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  • Variational Inference and Mean Field

    Mark Schmidt

    University of British Columbia

    August, 2015

  • Summary of Weeks 1 and 2

    We used structured prediction to motivate studying UGMs:

    Week 1: exact inference: Exact decoding, inference, and sampling. Smal graphsl, tree, junction trees, semi-Markov, graph cuts.

    Week 2: learning and approximate inference: Learning based on maximum likelihood. Approximate decoding with local search. Approximate sampling with MCMC. Hidden variables. Structure learning.

    Week 3: Approximate inference with variational methods. Approximate decoding with convex relaxations. Learning based on structured SVMs.

  • Summary of Weeks 1 and 2

    We used structured prediction to motivate studying UGMs:

    Week 1: exact inference: Exact decoding, inference, and sampling. Smal graphsl, tree, junction trees, semi-Markov, graph cuts.

    Week 2: learning and approximate inference: Learning based on maximum likelihood. Approximate decoding with local search. Approximate sampling with MCMC. Hidden variables. Structure learning.

    Week 3: Approximate inference with variational methods. Approximate decoding with convex relaxations. Learning based on structured SVMs.

  • Summary of Weeks 1 and 2

    We used structured prediction to motivate studying UGMs:

    Week 1: exact inference: Exact decoding, inference, and sampling. Smal graphsl, tree, junction trees, semi-Markov, graph cuts.

    Week 2: learning and approximate inference: Learning based on maximum likelihood. Approximate decoding with local search. Approximate sampling with MCMC. Hidden variables. Structure learning.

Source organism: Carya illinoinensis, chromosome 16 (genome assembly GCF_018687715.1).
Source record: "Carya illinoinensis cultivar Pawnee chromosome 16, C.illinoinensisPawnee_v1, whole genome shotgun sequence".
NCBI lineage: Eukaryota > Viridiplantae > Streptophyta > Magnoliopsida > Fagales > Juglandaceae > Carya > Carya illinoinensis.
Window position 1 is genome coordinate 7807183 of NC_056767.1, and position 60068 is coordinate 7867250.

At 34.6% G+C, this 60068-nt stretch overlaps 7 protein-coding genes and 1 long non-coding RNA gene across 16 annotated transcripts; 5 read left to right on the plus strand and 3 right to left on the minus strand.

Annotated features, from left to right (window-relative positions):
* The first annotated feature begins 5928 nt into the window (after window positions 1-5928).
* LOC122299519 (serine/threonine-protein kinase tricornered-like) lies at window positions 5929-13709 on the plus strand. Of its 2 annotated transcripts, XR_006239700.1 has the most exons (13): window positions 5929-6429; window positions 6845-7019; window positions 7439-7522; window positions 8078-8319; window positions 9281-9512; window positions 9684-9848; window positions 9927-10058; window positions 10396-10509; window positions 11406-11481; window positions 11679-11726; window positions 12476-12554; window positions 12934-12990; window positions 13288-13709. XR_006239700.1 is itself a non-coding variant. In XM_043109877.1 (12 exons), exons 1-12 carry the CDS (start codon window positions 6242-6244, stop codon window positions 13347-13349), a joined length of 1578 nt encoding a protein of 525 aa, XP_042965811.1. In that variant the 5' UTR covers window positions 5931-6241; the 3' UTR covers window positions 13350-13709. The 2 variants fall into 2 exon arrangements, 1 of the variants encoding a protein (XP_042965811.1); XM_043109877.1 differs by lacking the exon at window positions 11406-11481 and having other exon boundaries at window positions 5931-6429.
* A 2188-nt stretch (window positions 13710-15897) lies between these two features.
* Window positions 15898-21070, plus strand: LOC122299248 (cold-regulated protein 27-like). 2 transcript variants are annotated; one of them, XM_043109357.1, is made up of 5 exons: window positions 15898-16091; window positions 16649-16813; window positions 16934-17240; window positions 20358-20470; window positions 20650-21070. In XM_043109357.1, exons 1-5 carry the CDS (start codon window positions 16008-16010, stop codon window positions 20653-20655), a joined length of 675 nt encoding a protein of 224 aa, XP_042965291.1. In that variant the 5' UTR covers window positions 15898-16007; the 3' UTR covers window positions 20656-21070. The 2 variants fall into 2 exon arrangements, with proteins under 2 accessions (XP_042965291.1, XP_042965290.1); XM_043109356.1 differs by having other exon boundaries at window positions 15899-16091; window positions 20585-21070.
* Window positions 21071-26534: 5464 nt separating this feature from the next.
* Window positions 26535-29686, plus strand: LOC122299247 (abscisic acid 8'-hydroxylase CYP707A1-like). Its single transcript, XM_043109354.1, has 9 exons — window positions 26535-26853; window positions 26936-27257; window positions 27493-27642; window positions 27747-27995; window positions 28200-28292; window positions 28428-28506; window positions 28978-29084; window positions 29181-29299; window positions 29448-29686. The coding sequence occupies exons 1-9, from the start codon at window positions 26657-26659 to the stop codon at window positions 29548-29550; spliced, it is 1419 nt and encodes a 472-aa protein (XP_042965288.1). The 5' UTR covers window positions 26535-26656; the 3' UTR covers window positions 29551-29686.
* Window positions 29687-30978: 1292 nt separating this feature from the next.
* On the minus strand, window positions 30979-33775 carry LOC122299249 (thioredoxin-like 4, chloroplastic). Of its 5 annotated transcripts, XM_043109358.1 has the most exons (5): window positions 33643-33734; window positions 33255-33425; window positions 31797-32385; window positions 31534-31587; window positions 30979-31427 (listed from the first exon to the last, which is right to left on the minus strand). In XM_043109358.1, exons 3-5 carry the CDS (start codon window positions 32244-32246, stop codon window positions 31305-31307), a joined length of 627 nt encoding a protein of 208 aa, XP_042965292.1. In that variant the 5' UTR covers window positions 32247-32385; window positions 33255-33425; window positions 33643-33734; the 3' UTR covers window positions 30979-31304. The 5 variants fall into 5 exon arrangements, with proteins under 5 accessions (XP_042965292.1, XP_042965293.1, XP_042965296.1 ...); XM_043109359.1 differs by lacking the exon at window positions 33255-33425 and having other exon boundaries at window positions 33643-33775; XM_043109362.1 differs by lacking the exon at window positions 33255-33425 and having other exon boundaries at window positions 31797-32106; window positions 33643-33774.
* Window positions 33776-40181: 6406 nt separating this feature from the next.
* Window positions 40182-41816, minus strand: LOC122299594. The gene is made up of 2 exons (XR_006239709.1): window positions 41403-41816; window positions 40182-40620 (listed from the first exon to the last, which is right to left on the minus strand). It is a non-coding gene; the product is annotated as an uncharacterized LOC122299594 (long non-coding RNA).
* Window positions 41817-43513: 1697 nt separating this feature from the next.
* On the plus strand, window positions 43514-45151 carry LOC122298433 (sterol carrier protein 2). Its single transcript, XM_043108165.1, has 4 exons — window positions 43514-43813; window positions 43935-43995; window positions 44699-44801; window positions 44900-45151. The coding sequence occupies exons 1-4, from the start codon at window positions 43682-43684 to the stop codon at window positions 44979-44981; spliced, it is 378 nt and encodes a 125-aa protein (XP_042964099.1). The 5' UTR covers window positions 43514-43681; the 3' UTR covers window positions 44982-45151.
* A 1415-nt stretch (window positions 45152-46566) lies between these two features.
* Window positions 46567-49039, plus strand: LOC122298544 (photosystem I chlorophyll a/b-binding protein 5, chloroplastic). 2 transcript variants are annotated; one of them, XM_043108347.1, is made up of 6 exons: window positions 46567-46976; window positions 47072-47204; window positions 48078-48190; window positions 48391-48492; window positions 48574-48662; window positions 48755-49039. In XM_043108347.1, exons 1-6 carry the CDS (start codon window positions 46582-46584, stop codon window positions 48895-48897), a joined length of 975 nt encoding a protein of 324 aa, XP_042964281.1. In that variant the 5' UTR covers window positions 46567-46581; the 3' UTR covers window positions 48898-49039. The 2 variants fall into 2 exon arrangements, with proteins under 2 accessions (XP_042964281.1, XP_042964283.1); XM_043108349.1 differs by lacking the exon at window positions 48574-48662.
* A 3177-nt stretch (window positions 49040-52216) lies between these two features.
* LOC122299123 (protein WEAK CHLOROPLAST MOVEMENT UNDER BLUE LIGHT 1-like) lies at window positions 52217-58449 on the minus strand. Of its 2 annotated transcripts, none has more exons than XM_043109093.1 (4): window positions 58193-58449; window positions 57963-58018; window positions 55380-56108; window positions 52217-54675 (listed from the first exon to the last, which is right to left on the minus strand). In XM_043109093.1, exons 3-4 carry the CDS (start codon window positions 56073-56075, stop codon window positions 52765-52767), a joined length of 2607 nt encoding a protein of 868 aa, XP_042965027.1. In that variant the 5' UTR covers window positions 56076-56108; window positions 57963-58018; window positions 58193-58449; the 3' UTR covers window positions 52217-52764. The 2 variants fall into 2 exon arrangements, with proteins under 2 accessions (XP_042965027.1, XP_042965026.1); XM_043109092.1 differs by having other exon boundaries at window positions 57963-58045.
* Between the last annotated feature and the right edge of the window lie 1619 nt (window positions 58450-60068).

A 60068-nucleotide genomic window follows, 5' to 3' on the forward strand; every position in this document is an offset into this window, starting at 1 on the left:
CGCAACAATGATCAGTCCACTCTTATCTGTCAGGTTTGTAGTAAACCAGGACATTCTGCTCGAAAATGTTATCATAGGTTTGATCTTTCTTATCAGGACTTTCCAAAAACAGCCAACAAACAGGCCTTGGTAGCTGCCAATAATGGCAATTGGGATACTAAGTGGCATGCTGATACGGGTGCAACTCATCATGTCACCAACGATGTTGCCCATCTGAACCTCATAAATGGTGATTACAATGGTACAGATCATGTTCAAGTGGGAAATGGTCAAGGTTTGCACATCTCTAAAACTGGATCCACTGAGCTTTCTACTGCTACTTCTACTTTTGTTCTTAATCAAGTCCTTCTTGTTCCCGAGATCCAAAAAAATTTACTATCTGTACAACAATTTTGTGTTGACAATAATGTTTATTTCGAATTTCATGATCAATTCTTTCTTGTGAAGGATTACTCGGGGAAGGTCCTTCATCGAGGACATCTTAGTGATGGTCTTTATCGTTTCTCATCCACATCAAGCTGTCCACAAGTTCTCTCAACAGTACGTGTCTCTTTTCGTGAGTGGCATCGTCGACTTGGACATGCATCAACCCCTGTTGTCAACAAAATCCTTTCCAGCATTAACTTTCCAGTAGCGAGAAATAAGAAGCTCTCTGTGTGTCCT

Week 3: Approximate inference with variational methods. Approximate decoding with convex relaxations. Learning based on structured SVMs.

  • Summary of Weeks 1 and 2

    We used structured prediction to motivate studying UGMs:

    Week 1: exact inference: Exact decoding, inference, and sampling. Smal graphsl, tree, junction trees, semi-Markov, graph cuts.

    Week 2: learning and approximate inference: Learning based on maximum likelihood. Approximate decoding with local search. Approximate sampling with MCMC. Hidden variables. Structure learning.

    Week 3: Approximate inference with variational methods. Approximate decoding with convex relaxations. Learning based on structured SVMs.

  • Variational Inference

    “Variational inference”:

    Formulate inference problem as constrained optimization. Approximate the function or constraints to make it easy.

    Why not use MCMC?

    MCMC works asymptotically, but may take forever. Variational methods not consistent, but very fast.

    (trade off accuracy vs. computation)

  • Variational Inference

    “Variational inference”:

    Formulate inference problem as constrained optimization. Approximate the function or constraints to make it easy.

    Why not use MCMC?